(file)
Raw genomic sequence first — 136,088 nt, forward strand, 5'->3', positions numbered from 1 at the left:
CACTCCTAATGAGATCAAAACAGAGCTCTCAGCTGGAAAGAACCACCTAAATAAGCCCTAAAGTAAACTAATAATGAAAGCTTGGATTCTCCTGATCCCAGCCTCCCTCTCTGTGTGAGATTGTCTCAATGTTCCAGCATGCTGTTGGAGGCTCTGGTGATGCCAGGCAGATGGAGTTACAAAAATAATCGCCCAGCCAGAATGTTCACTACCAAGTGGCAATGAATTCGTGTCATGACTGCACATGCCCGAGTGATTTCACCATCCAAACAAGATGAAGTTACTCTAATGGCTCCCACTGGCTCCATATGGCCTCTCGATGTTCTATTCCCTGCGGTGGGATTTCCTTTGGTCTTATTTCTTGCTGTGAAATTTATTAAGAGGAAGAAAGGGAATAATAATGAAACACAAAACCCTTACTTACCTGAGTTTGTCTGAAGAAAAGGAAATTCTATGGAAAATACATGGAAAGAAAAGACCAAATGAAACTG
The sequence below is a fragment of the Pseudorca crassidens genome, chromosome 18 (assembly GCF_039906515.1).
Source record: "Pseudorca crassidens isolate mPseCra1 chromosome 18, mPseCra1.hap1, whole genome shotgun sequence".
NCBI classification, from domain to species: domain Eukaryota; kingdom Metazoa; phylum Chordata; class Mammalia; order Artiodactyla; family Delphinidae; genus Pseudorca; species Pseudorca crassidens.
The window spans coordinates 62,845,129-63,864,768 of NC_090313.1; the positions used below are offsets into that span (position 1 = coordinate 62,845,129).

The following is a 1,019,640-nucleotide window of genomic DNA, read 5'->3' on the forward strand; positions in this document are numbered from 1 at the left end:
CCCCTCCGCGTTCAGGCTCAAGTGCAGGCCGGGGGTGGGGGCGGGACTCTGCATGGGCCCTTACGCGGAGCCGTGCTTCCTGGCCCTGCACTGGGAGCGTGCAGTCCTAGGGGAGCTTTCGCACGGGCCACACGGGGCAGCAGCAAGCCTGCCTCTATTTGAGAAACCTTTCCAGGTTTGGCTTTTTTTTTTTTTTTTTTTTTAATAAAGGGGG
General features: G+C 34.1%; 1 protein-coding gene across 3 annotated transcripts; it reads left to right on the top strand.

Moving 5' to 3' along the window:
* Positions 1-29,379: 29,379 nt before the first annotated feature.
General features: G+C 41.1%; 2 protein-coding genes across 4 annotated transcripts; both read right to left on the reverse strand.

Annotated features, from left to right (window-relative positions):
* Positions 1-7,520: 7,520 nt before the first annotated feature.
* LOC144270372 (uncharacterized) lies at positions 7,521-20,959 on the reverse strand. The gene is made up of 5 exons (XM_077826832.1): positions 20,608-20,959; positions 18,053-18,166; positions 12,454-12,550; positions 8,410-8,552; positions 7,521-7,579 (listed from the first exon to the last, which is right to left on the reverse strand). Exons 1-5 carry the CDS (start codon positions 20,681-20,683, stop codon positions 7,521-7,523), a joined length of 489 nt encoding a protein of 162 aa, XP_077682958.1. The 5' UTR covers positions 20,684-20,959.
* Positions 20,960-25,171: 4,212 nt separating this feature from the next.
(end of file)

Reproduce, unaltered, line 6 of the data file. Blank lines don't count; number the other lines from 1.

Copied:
The window spans coordinates 62,845,129-63,864,768 of NC_090313.1; the positions used below are offsets into that span (position 1 = coordinate 62,845,129).